Seattle Mariners' Biggest Surprises so Far This Season

Todd Pheifer@tpheiferAnalyst IIIApril 25, 2013

HOUSTON, TX - APRIL 23:  Hisashi Iwakuma #18 of the Seattle Mariners throws a pitch against the Houston Astros at Minute Maid Park on April 23, 2013 in Houston, Texas.  (Photo by Scott Halleran/Getty Images)
Scott Halleran/Getty Images

The Seattle Mariners are not starting out particularly well in 2013. Despite some solid individual performances, the M's have limped to an 8-15 record (through April 24). Seattle has had a hard time scoring runs, and starting pitching has not been consistent.

Some of this is not a great surprise, particularly to fans who have seen this team struggle over the last few seasons. However, there is always hope and optimism going into a season, which means that there will be mixed reactions when a team starts 8-15.

There are some surprises in the 2013 season, and here are the most profound in the first month of the season.


Hisashi Iwakuma

It isn't necessarily a major shock that Hisashi Iwakuma is doing well this season. After all, the Mariners rewarded him with a two-year extension after he posted a 9-5 record with a 3.16 ERA in 2012.

Still, Iwakuma's hot start in 2013 has been a pleasant surprise for a team that has had some challenges in the starting rotation. Through five starts, Iwakuma is 2-1 with a 1.99 ERA. In 31.2 innings of work, Iwakuma has only given up seven earned runs.

The Mariners can only hope that this productivity will continue.


Play against the Houston Astros

When the Houston Astros joined the American League West, there was a general assumption that the Mariners would do fairly well against a franchise that went 55-107 in 2012.

Unfortunately, it has not worked out that way so far.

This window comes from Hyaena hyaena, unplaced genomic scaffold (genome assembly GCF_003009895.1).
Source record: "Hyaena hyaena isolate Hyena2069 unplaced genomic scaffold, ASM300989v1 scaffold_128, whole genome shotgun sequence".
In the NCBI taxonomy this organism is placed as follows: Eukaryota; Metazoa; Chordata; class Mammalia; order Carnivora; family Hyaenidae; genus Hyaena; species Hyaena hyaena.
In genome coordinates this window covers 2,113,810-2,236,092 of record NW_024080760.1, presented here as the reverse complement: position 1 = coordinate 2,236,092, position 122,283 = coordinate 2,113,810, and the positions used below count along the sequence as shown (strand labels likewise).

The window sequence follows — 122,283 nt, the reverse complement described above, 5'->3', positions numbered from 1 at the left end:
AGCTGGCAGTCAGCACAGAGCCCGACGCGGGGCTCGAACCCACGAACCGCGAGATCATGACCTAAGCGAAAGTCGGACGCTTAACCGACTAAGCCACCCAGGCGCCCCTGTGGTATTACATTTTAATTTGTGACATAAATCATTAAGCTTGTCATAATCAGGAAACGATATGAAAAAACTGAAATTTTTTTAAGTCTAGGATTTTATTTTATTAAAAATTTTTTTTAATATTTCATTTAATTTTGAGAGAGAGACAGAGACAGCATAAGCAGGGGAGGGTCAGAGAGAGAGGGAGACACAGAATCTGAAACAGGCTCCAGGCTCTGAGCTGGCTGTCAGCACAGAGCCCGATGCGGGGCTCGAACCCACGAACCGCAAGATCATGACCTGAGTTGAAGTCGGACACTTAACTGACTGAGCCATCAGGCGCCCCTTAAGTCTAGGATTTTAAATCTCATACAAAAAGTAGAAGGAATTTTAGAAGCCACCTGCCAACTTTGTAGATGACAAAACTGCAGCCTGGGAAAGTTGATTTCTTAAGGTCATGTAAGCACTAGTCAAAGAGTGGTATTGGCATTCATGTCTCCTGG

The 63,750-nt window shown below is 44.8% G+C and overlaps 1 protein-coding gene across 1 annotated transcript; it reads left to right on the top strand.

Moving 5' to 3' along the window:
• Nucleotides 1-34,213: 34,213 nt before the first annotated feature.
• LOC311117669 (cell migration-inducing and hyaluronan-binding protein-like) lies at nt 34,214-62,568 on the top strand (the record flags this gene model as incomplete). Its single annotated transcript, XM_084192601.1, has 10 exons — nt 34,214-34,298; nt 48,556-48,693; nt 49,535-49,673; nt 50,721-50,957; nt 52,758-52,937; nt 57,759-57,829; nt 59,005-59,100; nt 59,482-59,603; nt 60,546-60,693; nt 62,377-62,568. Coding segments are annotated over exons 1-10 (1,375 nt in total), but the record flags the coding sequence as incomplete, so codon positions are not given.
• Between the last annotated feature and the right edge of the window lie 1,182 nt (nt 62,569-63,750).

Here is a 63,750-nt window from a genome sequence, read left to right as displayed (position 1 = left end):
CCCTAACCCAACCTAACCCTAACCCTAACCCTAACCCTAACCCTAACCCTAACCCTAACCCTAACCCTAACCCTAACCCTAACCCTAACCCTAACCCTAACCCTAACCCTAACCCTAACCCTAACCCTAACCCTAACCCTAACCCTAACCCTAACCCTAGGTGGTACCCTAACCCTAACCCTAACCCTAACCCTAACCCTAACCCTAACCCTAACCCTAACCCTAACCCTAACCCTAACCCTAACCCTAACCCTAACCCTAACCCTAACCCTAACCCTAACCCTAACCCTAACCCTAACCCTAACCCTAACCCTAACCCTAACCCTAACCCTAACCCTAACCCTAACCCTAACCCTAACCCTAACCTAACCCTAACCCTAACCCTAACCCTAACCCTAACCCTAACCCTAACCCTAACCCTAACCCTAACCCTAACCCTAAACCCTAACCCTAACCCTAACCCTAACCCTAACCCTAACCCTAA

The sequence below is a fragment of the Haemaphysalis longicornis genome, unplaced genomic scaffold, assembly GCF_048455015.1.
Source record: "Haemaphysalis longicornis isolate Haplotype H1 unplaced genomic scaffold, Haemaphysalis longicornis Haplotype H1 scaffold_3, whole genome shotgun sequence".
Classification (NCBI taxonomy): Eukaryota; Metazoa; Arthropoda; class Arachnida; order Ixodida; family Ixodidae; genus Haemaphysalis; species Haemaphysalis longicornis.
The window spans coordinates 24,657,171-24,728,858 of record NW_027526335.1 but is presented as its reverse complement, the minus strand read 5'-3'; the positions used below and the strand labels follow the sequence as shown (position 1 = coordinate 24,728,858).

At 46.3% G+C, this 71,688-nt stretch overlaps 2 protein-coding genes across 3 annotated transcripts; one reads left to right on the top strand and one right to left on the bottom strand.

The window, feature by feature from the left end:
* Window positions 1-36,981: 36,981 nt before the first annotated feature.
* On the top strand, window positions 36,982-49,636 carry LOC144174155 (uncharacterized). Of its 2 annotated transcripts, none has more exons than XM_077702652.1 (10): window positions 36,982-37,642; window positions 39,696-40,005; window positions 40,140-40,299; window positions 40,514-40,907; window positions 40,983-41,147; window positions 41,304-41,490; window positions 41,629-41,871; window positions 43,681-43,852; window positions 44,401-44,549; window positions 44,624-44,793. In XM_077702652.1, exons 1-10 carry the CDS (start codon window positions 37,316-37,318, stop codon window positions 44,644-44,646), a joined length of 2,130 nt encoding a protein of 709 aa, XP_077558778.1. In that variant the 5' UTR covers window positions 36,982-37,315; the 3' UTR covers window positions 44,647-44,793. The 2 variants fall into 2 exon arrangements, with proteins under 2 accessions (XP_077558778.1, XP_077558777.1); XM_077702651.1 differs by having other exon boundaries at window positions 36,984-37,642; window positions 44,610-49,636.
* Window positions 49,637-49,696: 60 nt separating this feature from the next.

So far, the Mariners are 2-4 against Houston. In the two series that have been played, Seattle has been outscored 38-27. That is not exactly fitting with the expectation that the Mariners are one step above Astros in terms of franchise talent.

Perhaps a 6-0 record against Houston would have been an unrealistic expectation, but it is a little surprising that the Mariners are 2-4 against the 'Stros.


The play of the offense

It is fair to suggest that few expected the Mariners to suddenly evolve into an offensive juggernaut in 2013. Still, it is a bit surprising that the team continues to struggle at manufacturing runs.

The season started out fairly well. Mike Morse and Franklin Gutierrez were hitting. There was some assumption that the presence of Kendrys Morales would have a positive impact on the young hitters. Guys like Justin Smoak had solid success in spring training.

Unfortunately, the Mariners have put together a weak .228 average, which is good for 27th in the league. Granted, there are some positive signs. Kyle Seager is now hitting a very nice .284 for the season. Ackley and Smoak are slowly but surely inching up.

Still, it is somewhat surprising that this offense has not done just a little bit better.


Stephen Pryor

The Mariners have some hot young flamethrowers on the pitching staff, so it not a big surprise for one or more of them to do well. However, Stephen Pryor has been particularly hot.

This season, the young Pryor has pitched in seven games. In 7.1 innings of work, he has given up no earned runs, three hits and only one walk. Pryor has also struck out seven batters and compiled a 0.55 WHIP.

For the Mariners, the surprise is that Pryor has been basically unhittable. Unfortunately, he is now on the disabled list with a back injury. Seattle can only hope that he comes back soon and continues his dominance out of the bullpen.


Hector Noesi

The final surprise concerns pitcher Hector Noesi, who was recently recalled to the big club. It is fair to suggest that Noesi did not have a particularly effective 2012; he went 2-12 with a 5.82 ERA. Noesi continued his struggles in the spring and did not last long in camp before being sent down.

Since returning to Seattle, Noesi has only pitched in two games. However, those appearances have been very successful.

In four innings of work, Noesi has not surrendered a run and has only given up two hits while striking out two batters. Obviously this is a small body of work, but it is still a pleasant surprise for a player that went through a very rocky stretch.

It will be interesting to see what kind of surprises are in store for the Mariners as the season unfolds.


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